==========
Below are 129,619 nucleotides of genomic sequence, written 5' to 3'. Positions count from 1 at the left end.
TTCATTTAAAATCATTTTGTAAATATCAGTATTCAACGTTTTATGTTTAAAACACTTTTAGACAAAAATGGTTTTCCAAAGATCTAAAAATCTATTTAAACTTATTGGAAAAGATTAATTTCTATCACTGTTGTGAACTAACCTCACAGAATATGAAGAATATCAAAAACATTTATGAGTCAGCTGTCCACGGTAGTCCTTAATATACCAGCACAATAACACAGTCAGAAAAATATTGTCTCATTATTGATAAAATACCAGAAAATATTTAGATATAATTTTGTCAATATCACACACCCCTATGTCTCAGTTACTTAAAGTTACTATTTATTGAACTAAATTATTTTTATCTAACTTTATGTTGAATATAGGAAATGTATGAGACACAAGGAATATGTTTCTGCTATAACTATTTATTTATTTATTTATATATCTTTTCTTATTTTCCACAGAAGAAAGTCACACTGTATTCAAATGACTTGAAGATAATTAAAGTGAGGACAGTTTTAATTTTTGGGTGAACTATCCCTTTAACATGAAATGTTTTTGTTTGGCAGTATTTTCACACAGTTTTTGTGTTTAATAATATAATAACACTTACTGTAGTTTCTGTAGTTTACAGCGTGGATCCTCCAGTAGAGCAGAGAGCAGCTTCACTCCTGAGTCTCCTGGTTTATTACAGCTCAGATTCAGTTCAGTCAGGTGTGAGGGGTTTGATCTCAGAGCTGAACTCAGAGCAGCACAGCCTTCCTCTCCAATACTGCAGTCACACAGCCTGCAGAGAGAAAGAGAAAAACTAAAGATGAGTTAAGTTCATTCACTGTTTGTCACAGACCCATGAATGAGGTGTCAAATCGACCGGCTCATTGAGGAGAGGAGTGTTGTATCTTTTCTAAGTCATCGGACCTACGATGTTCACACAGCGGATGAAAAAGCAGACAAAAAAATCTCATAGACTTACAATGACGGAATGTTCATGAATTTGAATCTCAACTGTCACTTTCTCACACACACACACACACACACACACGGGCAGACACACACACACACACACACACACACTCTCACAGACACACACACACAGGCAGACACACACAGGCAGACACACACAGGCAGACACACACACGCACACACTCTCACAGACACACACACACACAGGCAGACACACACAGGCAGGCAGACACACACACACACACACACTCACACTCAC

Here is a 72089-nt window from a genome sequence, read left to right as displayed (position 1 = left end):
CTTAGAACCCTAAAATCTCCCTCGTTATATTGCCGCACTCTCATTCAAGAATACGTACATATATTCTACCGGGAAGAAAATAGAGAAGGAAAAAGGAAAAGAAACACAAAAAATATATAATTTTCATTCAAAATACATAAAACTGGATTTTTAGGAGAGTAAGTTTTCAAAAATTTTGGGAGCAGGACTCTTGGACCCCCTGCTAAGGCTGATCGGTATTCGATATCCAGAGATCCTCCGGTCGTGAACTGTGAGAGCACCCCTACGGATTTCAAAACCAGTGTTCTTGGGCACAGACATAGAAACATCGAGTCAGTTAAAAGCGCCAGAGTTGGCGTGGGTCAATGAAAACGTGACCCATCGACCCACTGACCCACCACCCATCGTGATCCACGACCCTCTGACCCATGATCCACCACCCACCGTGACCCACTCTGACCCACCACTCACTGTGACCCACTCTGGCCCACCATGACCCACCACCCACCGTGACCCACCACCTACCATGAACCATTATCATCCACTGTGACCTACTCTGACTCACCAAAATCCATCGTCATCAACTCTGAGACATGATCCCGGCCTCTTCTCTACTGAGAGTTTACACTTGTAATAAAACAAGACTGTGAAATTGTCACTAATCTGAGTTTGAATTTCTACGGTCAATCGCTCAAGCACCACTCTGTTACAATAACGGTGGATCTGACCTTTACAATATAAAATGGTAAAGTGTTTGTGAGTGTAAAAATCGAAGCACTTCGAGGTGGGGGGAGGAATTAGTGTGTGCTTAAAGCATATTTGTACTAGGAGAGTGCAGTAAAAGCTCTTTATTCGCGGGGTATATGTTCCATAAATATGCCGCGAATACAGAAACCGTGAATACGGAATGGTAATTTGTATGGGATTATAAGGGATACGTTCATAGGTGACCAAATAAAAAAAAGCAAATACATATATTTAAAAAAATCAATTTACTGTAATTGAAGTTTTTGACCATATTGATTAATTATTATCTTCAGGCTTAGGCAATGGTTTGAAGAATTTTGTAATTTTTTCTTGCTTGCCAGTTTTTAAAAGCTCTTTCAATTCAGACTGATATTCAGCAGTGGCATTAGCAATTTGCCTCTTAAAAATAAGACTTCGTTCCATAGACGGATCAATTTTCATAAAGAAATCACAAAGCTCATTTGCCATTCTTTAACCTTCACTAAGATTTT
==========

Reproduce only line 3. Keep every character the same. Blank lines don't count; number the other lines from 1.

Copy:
Here is a 72089-nt window from a genome sequence, read left to right as displayed (position 1 = left end):